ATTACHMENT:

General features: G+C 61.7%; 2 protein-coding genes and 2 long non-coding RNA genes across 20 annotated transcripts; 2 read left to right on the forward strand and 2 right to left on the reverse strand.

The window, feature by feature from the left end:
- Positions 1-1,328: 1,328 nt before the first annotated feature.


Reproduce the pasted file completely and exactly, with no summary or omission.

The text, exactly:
General features: G+C 61.7%; 2 protein-coding genes and 2 long non-coding RNA genes across 20 annotated transcripts; 2 read left to right on the forward strand and 2 right to left on the reverse strand.

The window, feature by feature from the left end:
- Positions 1-1,328: 1,328 nt before the first annotated feature.